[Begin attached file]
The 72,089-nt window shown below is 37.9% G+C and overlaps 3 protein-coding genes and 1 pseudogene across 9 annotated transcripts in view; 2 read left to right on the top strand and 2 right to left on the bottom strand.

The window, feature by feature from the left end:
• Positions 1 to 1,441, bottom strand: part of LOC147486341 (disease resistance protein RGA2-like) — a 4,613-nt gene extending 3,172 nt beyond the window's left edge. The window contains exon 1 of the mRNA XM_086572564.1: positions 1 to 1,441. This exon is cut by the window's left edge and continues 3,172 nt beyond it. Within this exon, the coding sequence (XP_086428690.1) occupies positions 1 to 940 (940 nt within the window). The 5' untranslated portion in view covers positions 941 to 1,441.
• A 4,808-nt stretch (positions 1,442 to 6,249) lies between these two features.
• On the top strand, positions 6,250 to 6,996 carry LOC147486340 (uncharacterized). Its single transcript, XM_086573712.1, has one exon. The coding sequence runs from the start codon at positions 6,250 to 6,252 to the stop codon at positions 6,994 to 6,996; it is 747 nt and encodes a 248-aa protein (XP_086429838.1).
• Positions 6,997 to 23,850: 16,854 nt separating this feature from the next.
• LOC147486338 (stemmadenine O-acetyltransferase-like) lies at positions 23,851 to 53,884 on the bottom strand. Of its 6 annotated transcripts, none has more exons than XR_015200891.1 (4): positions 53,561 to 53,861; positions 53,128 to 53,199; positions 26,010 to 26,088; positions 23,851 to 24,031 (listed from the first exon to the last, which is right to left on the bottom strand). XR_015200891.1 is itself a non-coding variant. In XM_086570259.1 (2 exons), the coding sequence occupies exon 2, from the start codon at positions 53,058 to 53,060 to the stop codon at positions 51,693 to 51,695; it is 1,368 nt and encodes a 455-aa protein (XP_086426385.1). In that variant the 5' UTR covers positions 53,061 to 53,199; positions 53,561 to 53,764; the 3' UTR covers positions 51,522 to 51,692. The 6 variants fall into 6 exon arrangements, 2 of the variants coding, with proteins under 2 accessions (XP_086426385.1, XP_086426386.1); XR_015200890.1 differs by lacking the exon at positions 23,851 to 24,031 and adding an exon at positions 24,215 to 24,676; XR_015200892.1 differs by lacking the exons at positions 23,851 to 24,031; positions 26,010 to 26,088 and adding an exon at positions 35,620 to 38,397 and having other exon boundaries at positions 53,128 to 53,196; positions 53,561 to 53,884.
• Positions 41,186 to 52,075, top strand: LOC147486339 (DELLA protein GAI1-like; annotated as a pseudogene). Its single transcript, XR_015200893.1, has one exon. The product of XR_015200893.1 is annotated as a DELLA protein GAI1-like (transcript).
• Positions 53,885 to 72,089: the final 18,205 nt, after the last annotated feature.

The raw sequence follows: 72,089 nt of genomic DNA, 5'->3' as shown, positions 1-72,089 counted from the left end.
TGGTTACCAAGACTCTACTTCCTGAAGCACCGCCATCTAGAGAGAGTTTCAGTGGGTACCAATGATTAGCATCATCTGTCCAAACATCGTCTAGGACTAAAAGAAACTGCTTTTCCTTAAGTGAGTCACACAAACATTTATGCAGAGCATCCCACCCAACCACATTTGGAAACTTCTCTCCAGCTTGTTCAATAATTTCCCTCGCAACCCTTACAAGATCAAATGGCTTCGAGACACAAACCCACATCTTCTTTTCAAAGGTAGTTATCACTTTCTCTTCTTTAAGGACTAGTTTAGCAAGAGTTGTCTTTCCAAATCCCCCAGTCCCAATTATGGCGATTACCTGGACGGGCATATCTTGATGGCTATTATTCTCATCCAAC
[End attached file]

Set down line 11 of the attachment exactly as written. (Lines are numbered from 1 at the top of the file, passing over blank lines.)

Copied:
TGGTTACCAAGACTCTACTTCCTGAAGCACCGCCATCTAGAGAGAGTTTCAGTGGGTACCAATGATTAGCATCATCTGTCCAAACATCGTCTAGGACTAAAAGAAACTGCTTTTCCTTAAGTGAGTCACACAAACATTTATGCAGAGCATCCCACCCAACCACATTTGGAAACTTCTCTCCAGCTTGTTCAATAATTTCCCTCGCAACCCTTACAAGATCAAATGGCTTCGAGACACAAACCCACATCTTCTTTTCAAAGGTAGTTATCACTTTCTCTTCTTTAAGGACTAGTTTAGCAAGAGTTGTCTTTCCAAATCCCCCAGTCCCAATTATGGCGATTACCTGGACGGGCATATCTTGATGGCTATTATTCTCATCCAAC